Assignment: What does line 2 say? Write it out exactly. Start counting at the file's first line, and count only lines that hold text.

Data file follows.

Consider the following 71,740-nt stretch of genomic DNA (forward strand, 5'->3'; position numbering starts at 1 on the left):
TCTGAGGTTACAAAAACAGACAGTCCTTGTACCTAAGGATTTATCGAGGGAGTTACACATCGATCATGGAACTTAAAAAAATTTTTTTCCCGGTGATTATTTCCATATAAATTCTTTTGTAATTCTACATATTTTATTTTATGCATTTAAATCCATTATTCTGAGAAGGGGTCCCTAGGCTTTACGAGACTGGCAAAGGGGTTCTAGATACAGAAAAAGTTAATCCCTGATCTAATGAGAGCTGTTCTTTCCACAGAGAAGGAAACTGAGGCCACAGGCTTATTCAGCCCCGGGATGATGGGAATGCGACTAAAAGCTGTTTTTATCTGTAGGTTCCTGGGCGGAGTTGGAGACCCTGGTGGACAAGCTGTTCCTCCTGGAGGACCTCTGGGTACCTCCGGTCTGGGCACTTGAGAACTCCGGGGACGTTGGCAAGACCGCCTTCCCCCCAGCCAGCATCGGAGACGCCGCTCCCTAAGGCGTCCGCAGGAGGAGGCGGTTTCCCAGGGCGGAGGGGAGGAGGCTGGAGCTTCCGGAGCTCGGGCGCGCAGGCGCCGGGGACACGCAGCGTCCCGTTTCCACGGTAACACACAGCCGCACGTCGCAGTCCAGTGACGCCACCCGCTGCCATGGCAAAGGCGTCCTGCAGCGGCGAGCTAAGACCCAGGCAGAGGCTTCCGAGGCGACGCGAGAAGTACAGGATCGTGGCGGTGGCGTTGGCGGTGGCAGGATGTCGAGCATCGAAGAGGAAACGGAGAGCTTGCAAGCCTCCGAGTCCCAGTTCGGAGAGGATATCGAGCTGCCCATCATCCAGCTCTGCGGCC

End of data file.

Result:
TCTGAGGTTACAAAAACAGACAGTCCTTGTACCTAAGGATTTATCGAGGGAGTTACACATCGATCATGGAACTTAAAAAAATTTTTTTCCCGGTGATTATTTCCATATAAATTCTTTTGTAATTCTACATATTTTATTTTATGCATTTAAATCCATTATTCTGAGAAGGGGTCCCTAGGCTTTACGAGACTGGCAAAGGGGTTCTAGATACAGAAAAAGTTAATCCCTGATCTAATGAGAGCTGTTCTTTCCACAGAGAAGGAAACTGAGGCCACAGGCTTATTCAGCCCCGGGATGATGGGAATGCGACTAAAAGCTGTTTTTATCTGTAGGTTCCTGGGCGGAGTTGGAGACCCTGGTGGACAAGCTGTTCCTCCTGGAGGACCTCTGGGTACCTCCGGTCTGGGCACTTGAGAACTCCGGGGACGTTGGCAAGACCGCCTTCCCCCCAGCCAGCATCGGAGACGCCGCTCCCTAAGGCGTCCGCAGGAGGAGGCGGTTTCCCAGGGCGGAGGGGAGGAGGCTGGAGCTTCCGGAGCTCGGGCGCGCAGGCGCCGGGGACACGCAGCGTCCCGTTTCCACGGTAACACACAGCCGCACGTCGCAGTCCAGTGACGCCACCCGCTGCCATGGCAAAGGCGTCCTGCAGCGGCGAGCTAAGACCCAGGCAGAGGCTTCCGAGGCGACGCGAGAAGTACAGGATCGTGGCGGTGGCGTTGGCGGTGGCAGGATGTCGAGCATCGAAGAGGAAACGGAGAGCTTGCAAGCCTCCGAGTCCCAGTTCGGAGAGGATATCGAGCTGCCCATCATCCAGCTCTGCGGCC